Well, It’s Been a Day, Hasn’t It
The working day started off with Boris Johnson’s proroguing of parliament called unconstitutional in an 11-0 decision by the UK’s Supreme Court, and finished off with Speaker Pelosi announcing a formal impeachment inquiry against President Trump, because it appears he tried to blackmail a foreign power to go after his political opponent. Which is not great.
In between all of that, I ate nearly an entire loaf of banana bread all on my own. Because it was delicious.
What are my thoughts on today’s excitement? Leaving aside the banana bread, and in no particular order:
* First: good. Both of these awful men deserve the abject humiliation they’re getting heaped on them this day, and both for the same reason — because they want to rule, not lead, and don’t actually care much for the rule of law. I like the idea that the rule of law has risen up and, like the owner of a particularly pernicious yappy dog, given them a hard swat on the nose with a rolled-up paper, that paper in each case being their respective countries’ constitutions. I’m not going to get too excited yet. But on the other hand, if we ever do get to the point to where both of these embarrassments are out of office and possibly in jail, it’s nice we have a specific day to point to as the official Beginning of the End.
* It’s a worse day for Johnson than Trump, which is a genuinely remarkable statement when you realize what a bad day it was Trump. But while both men are now firmly on the hook, Trump at least has some play in his line, and I don’t see how Johnson does at all. Johnson was given one job by his masters: Effect Brexit before all of them have to account for their offshore tax shelters. He’s bungled that one rather definitively, and at this point it seems unlikely that the UK will exit the EU on Halloween, despite Johnson’s best efforts. Which means another extension, more defeats, so on and so forth.
Bear in mind, I’m talking out my ass here, since I’m not British and there are almost certainly nuances I’m missing, and also, it doesn’t seem Mr. Johnson’s political opponents are particularly well organized or offering a better plan. Johnson may yet pull something out of his ass that isn’t immediately slapped down by Parliament or the courts. But in his very brief tenure as Prime Minister, Johnson still hasn’t managed an actual victory, and getting one as regards Brexit (or getting his opponents to let him have an election before Halloween) doesn’t seem likely for him now. He is a historic failure in the job.
* Back here in the US, folks on the left have been riding Nancy Pelosi on the subject of impeachment basically since the moment she got the gavel back, and are exasperated that it’s taken her this long to start an inquiry. I certainly sympathize, since Trump is objectively a terrible president, incompetent as balls and also corrupt in a way we haven’t seen in the White House in most people’s lifetimes (yes, even worse than Nixon). But Pelosi isn’t stupid, and she knows a thing which people on the left sometimes forget, which is that impeachment isn’t actually popular with most Americans, and also, Republicans, while institutionally corrupt, are both not actually stupid, and also really good at winding up their base about how THEY ARE UNDER ATTACK FROM THE SOCIALIST FEMINIST PELOSI AND HER ALLIES IN THE FAKE NEWS. Pelosi also knows that no president that’s been impeached has been removed from office, and that when Clinton’s impeachment trial was done, he was more popular than when it started.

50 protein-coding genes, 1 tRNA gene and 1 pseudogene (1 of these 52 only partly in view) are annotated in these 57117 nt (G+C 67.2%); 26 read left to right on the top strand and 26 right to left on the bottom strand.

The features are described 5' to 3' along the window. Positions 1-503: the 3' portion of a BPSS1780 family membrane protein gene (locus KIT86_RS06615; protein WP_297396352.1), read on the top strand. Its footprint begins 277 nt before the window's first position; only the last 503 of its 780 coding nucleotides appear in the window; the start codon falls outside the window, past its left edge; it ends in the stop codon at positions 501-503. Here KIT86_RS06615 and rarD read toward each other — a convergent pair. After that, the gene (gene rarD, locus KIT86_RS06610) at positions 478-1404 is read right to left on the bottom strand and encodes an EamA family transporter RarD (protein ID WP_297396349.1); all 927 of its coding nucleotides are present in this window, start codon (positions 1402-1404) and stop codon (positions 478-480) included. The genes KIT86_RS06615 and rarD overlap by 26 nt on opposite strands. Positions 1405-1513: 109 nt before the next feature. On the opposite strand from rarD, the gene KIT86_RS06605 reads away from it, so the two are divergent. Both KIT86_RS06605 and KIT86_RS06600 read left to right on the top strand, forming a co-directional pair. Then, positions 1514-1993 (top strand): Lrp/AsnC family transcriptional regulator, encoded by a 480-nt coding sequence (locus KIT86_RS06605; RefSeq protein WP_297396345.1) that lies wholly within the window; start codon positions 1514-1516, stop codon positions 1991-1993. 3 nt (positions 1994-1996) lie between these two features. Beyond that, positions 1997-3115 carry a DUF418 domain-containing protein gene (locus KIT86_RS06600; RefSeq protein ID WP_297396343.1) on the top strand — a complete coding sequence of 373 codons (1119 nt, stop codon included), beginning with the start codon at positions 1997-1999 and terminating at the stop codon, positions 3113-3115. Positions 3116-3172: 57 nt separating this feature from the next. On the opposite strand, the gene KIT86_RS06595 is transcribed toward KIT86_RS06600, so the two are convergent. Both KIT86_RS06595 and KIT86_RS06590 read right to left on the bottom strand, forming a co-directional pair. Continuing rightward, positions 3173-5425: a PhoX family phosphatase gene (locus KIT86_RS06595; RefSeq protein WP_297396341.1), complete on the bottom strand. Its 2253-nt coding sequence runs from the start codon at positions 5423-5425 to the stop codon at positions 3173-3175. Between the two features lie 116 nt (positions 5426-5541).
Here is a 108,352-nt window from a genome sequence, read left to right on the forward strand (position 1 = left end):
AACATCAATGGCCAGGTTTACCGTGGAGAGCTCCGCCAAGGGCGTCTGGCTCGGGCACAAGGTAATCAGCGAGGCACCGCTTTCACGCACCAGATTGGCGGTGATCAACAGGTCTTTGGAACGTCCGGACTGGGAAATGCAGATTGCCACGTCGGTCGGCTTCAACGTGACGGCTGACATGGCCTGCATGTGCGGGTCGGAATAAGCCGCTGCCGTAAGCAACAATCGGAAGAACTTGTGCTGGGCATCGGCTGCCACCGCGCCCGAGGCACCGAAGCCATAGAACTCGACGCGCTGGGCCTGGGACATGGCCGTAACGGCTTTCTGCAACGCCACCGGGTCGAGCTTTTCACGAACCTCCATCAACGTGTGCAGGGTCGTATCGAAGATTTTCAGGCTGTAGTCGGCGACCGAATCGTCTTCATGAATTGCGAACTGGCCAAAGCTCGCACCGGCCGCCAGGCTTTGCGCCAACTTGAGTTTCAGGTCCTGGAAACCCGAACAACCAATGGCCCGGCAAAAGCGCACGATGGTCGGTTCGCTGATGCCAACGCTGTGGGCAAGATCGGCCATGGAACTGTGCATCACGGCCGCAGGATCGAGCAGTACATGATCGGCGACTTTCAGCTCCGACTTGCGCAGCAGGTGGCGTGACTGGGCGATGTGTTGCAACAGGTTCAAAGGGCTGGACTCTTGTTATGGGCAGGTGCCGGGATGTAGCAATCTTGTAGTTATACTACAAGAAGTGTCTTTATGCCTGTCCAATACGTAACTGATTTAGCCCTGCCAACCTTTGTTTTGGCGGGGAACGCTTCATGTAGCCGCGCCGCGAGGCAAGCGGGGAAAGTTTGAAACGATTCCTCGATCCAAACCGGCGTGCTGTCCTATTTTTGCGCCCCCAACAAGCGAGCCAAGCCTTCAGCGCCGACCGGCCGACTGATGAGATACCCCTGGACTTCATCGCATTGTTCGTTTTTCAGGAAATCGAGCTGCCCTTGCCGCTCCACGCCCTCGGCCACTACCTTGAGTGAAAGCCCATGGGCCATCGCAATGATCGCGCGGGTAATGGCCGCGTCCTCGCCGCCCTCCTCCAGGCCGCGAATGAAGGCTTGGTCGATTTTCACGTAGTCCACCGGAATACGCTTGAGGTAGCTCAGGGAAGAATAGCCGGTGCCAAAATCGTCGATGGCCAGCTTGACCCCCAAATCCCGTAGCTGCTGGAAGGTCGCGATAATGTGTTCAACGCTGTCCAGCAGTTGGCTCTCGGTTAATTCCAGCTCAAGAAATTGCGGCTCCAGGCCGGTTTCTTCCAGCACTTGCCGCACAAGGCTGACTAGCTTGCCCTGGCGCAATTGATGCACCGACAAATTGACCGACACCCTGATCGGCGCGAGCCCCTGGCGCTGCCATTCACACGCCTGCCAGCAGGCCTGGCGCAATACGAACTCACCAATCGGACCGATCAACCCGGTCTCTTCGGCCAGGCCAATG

All of which is to say that I suspect Pelosi recognizes, more than most people, the political hazards of an impeachment inquiry. They are significant and they are substantial, and, bluntly, if the Democrats fuck it up, they hand Trump a gift going into an election year… and we all know what the capacity of Democrats to fuck up even sure things is. She also recognizes that the Senate is in Republican hands and that in these benighted days, the chances of them removing a Republican president, even one as manifestly corrupt and incompetent as Trump, are slim approaching none. So the only realistic victory scenario here is to have an impeachment inquiry come up with something that is so unambiguously corrupt and unlawful that when the Republicans in the Senate vote to keep Trump in the White House — and they will — they slit their own political throats in the process.
Which is, uhhhhh, a lot.
So while I’m delighted that Pelosi has finally pulled the trigger on an impeachment inquiry, I am from a purely realpolitik view sympathetic regarding her reluctance to do so before now. And even now it’s far from a slam dunk. Does it feel good right now? Sure! Because Trump is objectively terrible, incompetent and corrupt. But I think people on the left really should understand how narrow the victory lane is here, and what lengths Trump and the Republicans will go to in order to keep him where he is, and their own grip on power. None of this is going to go the way you hope it will.
* For all that, I would like to believe today represents the first break in the authoritarian bullshit fever that anglosphere politics seem to have suffered over the last few years. Again, I’m not going to get too excited, and even a best case scenario has things getting rather messier before the real cleanup can begin. But I’ll take the day for what it is and see where we go from here.